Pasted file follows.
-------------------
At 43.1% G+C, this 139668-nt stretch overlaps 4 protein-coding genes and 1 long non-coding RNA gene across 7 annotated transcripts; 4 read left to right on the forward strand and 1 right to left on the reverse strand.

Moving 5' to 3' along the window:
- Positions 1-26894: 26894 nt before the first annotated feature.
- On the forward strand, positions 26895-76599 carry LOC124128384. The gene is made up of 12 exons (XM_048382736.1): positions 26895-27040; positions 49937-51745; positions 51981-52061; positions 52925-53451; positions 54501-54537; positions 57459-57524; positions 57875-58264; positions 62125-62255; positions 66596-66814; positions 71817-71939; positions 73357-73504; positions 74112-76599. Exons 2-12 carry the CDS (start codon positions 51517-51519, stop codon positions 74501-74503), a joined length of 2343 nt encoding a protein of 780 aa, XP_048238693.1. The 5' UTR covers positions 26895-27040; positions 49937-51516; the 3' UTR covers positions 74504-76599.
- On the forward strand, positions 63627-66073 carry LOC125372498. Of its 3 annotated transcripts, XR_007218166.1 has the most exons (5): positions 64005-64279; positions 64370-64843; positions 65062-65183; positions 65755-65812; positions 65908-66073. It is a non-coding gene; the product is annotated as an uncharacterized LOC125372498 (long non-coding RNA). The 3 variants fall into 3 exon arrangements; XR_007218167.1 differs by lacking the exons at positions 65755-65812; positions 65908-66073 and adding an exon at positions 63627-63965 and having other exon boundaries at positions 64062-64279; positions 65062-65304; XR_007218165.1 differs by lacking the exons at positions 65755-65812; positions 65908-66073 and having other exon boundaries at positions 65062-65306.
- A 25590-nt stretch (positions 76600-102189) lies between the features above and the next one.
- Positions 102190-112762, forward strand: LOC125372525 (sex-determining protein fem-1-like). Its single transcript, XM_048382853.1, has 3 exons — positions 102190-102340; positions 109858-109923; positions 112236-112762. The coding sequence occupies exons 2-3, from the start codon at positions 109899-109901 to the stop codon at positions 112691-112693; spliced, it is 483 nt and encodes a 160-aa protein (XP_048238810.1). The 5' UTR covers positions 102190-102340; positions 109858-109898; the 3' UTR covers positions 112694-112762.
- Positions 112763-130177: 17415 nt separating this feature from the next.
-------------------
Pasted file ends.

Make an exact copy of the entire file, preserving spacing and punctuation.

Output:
At 43.1% G+C, this 139668-nt stretch overlaps 4 protein-coding genes and 1 long non-coding RNA gene across 7 annotated transcripts; 4 read left to right on the forward strand and 1 right to left on the reverse strand.

Moving 5' to 3' along the window:
- Positions 1-26894: 26894 nt before the first annotated feature.
- On the forward strand, positions 26895-76599 carry LOC124128384. The gene is made up of 12 exons (XM_048382736.1): positions 26895-27040; positions 49937-51745; positions 51981-52061; positions 52925-53451; positions 54501-54537; positions 57459-57524; positions 57875-58264; positions 62125-62255; positions 66596-66814; positions 71817-71939; positions 73357-73504; positions 74112-76599. Exons 2-12 carry the CDS (start codon positions 51517-51519, stop codon positions 74501-74503), a joined length of 2343 nt encoding a protein of 780 aa, XP_048238693.1. The 5' UTR covers positions 26895-27040; positions 49937-51516; the 3' UTR covers positions 74504-76599.
- On the forward strand, positions 63627-66073 carry LOC125372498. Of its 3 annotated transcripts, XR_007218166.1 has the most exons (5): positions 64005-64279; positions 64370-64843; positions 65062-65183; positions 65755-65812; positions 65908-66073. It is a non-coding gene; the product is annotated as an uncharacterized LOC125372498 (long non-coding RNA). The 3 variants fall into 3 exon arrangements; XR_007218167.1 differs by lacking the exons at positions 65755-65812; positions 65908-66073 and adding an exon at positions 63627-63965 and having other exon boundaries at positions 64062-64279; positions 65062-65304; XR_007218165.1 differs by lacking the exons at positions 65755-65812; positions 65908-66073 and having other exon boundaries at positions 65062-65306.
- A 25590-nt stretch (positions 76600-102189) lies between the features above and the next one.
- Positions 102190-112762, forward strand: LOC125372525 (sex-determining protein fem-1-like). Its single transcript, XM_048382853.1, has 3 exons — positions 102190-102340; positions 109858-109923; positions 112236-112762. The coding sequence occupies exons 2-3, from the start codon at positions 109899-109901 to the stop codon at positions 112691-112693; spliced, it is 483 nt and encodes a 160-aa protein (XP_048238810.1). The 5' UTR covers positions 102190-102340; positions 109858-109898; the 3' UTR covers positions 112694-112762.
- Positions 112763-130177: 17415 nt separating this feature from the next.